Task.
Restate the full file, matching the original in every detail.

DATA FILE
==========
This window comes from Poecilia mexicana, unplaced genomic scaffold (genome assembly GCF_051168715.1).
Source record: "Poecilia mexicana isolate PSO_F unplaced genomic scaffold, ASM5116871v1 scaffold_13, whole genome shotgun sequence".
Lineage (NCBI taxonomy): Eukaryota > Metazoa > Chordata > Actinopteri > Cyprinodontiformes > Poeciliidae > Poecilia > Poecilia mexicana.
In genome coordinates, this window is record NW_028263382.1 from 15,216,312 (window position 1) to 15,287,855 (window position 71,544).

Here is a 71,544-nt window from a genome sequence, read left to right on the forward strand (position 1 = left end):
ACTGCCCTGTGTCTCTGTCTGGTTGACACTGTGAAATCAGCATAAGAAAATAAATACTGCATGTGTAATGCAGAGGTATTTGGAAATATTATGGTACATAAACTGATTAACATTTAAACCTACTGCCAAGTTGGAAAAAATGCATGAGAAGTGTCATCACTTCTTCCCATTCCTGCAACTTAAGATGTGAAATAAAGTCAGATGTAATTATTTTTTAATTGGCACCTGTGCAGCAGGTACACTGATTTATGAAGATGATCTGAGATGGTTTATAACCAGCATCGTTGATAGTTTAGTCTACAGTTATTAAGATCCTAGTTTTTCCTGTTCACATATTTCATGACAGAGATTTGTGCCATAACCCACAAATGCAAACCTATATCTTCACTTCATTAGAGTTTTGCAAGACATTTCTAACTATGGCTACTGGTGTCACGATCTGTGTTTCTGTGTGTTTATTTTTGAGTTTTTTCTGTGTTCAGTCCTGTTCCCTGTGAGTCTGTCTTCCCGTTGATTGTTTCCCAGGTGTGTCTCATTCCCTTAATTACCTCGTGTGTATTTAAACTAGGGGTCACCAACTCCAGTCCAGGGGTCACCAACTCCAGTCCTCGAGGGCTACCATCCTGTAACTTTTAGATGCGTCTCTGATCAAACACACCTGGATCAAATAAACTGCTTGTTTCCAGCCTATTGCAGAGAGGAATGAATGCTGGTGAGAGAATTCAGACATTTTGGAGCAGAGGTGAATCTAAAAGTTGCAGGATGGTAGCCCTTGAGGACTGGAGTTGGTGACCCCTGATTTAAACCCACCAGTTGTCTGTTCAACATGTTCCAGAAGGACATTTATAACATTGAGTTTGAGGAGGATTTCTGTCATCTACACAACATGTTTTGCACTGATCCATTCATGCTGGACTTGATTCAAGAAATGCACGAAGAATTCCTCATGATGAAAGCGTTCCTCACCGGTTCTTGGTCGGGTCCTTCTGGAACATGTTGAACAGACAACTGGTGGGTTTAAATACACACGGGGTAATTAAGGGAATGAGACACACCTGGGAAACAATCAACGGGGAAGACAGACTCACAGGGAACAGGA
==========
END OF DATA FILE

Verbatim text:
This window comes from Poecilia mexicana, unplaced genomic scaffold (genome assembly GCF_051168715.1).
Source record: "Poecilia mexicana isolate PSO_F unplaced genomic scaffold, ASM5116871v1 scaffold_13, whole genome shotgun sequence".
Lineage (NCBI taxonomy): Eukaryota > Metazoa > Chordata > Actinopteri > Cyprinodontiformes > Poeciliidae > Poecilia > Poecilia mexicana.
In genome coordinates, this window is record NW_028263382.1 from 15,216,312 (window position 1) to 15,287,855 (window position 71,544).

Here is a 71,544-nt window from a genome sequence, read left to right on the forward strand (position 1 = left end):
ACTGCCCTGTGTCTCTGTCTGGTTGACACTGTGAAATCAGCATAAGAAAATAAATACTGCATGTGTAATGCAGAGGTATTTGGAAATATTATGGTACATAAACTGATTAACATTTAAACCTACTGCCAAGTTGGAAAAAATGCATGAGAAGTGTCATCACTTCTTCCCATTCCTGCAACTTAAGATGTGAAATAAAGTCAGATGTAATTATTTTTTAATTGGCACCTGTGCAGCAGGTACACTGATTTATGAAGATGATCTGAGATGGTTTATAACCAGCATCGTTGATAGTTTAGTCTACAGTTATTAAGATCCTAGTTTTTCCTGTTCACATATTTCATGACAGAGATTTGTGCCATAACCCACAAATGCAAACCTATATCTTCACTTCATTAGAGTTTTGCAAGACATTTCTAACTATGGCTACTGGTGTCACGATCTGTGTTTCTGTGTGTTTATTTTTGAGTTTTTTCTGTGTTCAGTCCTGTTCCCTGTGAGTCTGTCTTCCCGTTGATTGTTTCCCAGGTGTGTCTCATTCCCTTAATTACCTCGTGTGTATTTAAACTAGGGGTCACCAACTCCAGTCCAGGGGTCACCAACTCCAGTCCTCGAGGGCTACCATCCTGTAACTTTTAGATGCGTCTCTGATCAAACACACCTGGATCAAATAAACTGCTTGTTTCCAGCCTATTGCAGAGAGGAATGAATGCTGGTGAGAGAATTCAGACATTTTGGAGCAGAGGTGAATCTAAAAGTTGCAGGATGGTAGCCCTTGAGGACTGGAGTTGGTGACCCCTGATTTAAACCCACCAGTTGTCTGTTCAACATGTTCCAGAAGGACATTTATAACATTGAGTTTGAGGAGGATTTCTGTCATCTACACAACATGTTTTGCACTGATCCATTCATGCTGGACTTGATTCAAGAAATGCACGAAGAATTCCTCATGATGAAAGCGTTCCTCACCGGTTCTTGGTCGGGTCCTTCTGGAACATGTTGAACAGACAACTGGTGGGTTTAAATACACACGGGGTAATTAAGGGAATGAGACACACCTGGGAAACAATCAACGGGGAAGACAGACTCACAGGGAACAGGA